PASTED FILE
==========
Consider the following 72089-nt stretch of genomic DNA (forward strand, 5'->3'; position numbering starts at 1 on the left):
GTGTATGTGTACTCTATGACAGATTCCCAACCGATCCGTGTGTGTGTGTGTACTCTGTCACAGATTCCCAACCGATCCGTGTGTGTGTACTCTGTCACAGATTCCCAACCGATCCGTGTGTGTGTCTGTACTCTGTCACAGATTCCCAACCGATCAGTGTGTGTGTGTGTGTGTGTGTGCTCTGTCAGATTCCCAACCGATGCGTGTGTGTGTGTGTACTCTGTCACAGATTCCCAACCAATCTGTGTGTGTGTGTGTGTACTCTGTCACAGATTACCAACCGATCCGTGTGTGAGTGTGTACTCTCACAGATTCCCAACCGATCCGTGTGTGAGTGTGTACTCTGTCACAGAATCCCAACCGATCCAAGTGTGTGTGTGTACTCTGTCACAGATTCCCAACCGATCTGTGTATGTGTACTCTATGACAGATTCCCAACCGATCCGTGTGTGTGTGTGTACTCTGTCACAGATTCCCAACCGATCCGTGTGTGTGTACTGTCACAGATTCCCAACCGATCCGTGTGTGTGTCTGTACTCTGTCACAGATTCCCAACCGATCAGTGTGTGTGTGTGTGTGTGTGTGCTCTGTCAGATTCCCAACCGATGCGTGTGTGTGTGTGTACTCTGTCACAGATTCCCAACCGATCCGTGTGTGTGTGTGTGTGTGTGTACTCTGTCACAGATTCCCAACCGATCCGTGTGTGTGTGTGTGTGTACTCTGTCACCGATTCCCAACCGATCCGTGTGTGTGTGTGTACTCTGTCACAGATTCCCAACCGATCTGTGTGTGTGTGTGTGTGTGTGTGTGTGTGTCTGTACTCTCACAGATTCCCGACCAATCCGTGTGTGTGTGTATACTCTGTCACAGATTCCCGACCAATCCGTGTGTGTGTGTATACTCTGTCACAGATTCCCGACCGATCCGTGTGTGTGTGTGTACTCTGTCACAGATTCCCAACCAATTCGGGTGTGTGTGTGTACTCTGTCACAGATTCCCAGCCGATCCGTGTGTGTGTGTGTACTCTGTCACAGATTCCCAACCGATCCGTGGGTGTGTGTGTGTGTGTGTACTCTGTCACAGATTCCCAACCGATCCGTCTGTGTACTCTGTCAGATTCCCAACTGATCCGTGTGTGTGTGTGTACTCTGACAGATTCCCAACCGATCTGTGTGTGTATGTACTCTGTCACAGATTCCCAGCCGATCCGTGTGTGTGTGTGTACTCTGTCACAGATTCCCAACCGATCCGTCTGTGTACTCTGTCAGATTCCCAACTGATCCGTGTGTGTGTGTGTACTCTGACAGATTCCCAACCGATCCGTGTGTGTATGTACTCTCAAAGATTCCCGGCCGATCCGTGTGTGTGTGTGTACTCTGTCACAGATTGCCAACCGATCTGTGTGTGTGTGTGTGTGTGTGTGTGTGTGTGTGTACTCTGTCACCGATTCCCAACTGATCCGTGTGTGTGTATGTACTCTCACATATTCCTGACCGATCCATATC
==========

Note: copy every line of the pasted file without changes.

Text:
Consider the following 72089-nt stretch of genomic DNA (forward strand, 5'->3'; position numbering starts at 1 on the left):
GTGTATGTGTACTCTATGACAGATTCCCAACCGATCCGTGTGTGTGTGTGTACTCTGTCACAGATTCCCAACCGATCCGTGTGTGTGTACTCTGTCACAGATTCCCAACCGATCCGTGTGTGTGTCTGTACTCTGTCACAGATTCCCAACCGATCAGTGTGTGTGTGTGTGTGTGTGTGCTCTGTCAGATTCCCAACCGATGCGTGTGTGTGTGTGTACTCTGTCACAGATTCCCAACCAATCTGTGTGTGTGTGTGTGTACTCTGTCACAGATTACCAACCGATCCGTGTGTGAGTGTGTACTCTCACAGATTCCCAACCGATCCGTGTGTGAGTGTGTACTCTGTCACAGAATCCCAACCGATCCAAGTGTGTGTGTGTACTCTGTCACAGATTCCCAACCGATCTGTGTATGTGTACTCTATGACAGATTCCCAACCGATCCGTGTGTGTGTGTGTACTCTGTCACAGATTCCCAACCGATCCGTGTGTGTGTACTGTCACAGATTCCCAACCGATCCGTGTGTGTGTCTGTACTCTGTCACAGATTCCCAACCGATCAGTGTGTGTGTGTGTGTGTGTGTGCTCTGTCAGATTCCCAACCGATGCGTGTGTGTGTGTGTACTCTGTCACAGATTCCCAACCGATCCGTGTGTGTGTGTGTGTGTGTGTACTCTGTCACAGATTCCCAACCGATCCGTGTGTGTGTGTGTGTGTACTCTGTCACCGATTCCCAACCGATCCGTGTGTGTGTGTGTACTCTGTCACAGATTCCCAACCGATCTGTGTGTGTGTGTGTGTGTGTGTGTGTGTGTCTGTACTCTCACAGATTCCCGACCAATCCGTGTGTGTGTGTATACTCTGTCACAGATTCCCGACCAATCCGTGTGTGTGTGTATACTCTGTCACAGATTCCCGACCGATCCGTGTGTGTGTGTGTACTCTGTCACAGATTCCCAACCAATTCGGGTGTGTGTGTGTACTCTGTCACAGATTCCCAGCCGATCCGTGTGTGTGTGTGTACTCTGTCACAGATTCCCAACCGATCCGTGGGTGTGTGTGTGTGTGTGTACTCTGTCACAGATTCCCAACCGATCCGTCTGTGTACTCTGTCAGATTCCCAACTGATCCGTGTGTGTGTGTGTACTCTGACAGATTCCCAACCGATCTGTGTGTGTATGTACTCTGTCACAGATTCCCAGCCGATCCGTGTGTGTGTGTGTACTCTGTCACAGATTCCCAACCGATCCGTCTGTGTACTCTGTCAGATTCCCAACTGATCCGTGTGTGTGTGTGTACTCTGACAGATTCCCAACCGATCCGTGTGTGTATGTACTCTCAAAGATTCCCGGCCGATCCGTGTGTGTGTGTGTACTCTGTCACAGATTGCCAACCGATCTGTGTGTGTGTGTGTGTGTGTGTGTGTGTGTGTGTACTCTGTCACCGATTCCCAACTGATCCGTGTGTGTGTATGTACTCTCACATATTCCTGACCGATCCATATC